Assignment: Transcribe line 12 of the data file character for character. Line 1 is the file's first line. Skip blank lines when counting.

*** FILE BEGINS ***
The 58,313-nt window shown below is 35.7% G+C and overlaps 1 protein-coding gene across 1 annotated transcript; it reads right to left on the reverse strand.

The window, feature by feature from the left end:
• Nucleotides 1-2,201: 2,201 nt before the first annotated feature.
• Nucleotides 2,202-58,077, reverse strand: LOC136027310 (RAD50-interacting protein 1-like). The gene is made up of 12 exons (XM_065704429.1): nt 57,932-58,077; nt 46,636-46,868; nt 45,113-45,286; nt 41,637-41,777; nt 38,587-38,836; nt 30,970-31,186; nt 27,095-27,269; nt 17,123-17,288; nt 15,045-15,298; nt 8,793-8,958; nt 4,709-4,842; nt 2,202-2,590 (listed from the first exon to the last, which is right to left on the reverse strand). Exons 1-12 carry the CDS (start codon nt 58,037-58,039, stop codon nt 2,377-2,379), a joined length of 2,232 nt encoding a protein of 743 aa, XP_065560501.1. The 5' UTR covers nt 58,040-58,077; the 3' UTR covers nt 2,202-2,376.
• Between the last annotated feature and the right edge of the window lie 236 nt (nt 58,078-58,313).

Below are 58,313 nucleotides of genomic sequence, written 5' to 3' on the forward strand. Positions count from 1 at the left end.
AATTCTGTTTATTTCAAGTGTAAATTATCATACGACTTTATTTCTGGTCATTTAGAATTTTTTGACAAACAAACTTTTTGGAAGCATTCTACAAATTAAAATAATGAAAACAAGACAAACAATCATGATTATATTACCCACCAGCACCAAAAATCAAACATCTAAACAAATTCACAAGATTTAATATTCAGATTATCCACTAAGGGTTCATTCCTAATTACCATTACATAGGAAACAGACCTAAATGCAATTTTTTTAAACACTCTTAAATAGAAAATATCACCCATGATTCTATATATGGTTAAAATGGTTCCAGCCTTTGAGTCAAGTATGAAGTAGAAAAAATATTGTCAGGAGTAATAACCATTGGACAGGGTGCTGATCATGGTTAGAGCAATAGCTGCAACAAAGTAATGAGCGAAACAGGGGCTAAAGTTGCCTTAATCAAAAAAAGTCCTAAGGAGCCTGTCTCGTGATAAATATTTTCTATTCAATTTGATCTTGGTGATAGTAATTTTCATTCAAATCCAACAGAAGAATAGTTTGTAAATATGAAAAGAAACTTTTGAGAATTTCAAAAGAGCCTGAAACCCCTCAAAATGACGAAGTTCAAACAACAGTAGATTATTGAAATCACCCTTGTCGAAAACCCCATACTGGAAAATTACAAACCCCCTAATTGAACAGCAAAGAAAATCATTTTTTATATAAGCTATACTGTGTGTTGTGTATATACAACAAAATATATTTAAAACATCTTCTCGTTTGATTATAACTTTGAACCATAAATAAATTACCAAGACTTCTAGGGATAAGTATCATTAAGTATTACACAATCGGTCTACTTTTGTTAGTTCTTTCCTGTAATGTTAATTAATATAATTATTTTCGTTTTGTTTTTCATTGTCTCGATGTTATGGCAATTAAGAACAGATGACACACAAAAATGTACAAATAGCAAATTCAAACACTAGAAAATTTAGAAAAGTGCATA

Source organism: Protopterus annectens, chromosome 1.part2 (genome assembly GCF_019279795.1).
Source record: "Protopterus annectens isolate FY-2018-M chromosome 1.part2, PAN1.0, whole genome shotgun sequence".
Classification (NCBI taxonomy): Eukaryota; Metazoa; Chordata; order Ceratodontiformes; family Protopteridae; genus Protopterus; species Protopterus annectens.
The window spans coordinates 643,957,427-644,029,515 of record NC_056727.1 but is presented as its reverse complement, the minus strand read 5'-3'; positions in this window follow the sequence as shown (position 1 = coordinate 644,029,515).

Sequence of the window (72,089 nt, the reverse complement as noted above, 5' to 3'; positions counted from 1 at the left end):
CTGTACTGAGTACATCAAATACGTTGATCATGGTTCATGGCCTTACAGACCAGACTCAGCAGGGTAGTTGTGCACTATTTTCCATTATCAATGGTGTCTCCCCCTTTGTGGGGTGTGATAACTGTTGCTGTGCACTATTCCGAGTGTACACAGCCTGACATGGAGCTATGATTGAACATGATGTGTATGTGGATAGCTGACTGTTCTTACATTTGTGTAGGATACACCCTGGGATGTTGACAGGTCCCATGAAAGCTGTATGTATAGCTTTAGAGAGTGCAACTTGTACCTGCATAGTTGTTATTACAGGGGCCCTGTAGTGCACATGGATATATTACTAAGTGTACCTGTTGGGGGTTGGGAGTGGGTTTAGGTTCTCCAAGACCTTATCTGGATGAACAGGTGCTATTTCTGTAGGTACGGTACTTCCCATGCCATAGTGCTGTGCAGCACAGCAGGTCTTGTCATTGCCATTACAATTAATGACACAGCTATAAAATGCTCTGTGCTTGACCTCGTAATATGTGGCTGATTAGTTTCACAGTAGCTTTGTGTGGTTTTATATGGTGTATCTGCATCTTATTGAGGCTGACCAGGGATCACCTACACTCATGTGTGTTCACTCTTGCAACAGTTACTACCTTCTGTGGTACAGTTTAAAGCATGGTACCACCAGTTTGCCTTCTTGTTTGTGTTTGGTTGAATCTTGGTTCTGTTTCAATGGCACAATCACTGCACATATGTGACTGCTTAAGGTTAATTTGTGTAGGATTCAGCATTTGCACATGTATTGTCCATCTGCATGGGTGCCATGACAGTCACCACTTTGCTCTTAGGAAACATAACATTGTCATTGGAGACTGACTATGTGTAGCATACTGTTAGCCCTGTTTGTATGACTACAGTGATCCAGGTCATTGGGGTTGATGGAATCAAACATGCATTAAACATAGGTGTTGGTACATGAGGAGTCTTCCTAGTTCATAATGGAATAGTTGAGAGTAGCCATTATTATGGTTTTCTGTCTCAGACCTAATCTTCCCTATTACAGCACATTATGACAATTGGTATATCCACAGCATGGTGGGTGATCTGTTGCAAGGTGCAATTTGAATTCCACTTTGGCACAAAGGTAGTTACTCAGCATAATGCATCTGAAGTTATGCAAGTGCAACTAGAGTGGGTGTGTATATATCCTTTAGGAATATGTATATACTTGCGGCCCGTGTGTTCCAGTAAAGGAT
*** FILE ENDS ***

Sequence of the window (72,089 nt, the reverse complement as noted above, 5' to 3'; positions counted from 1 at the left end):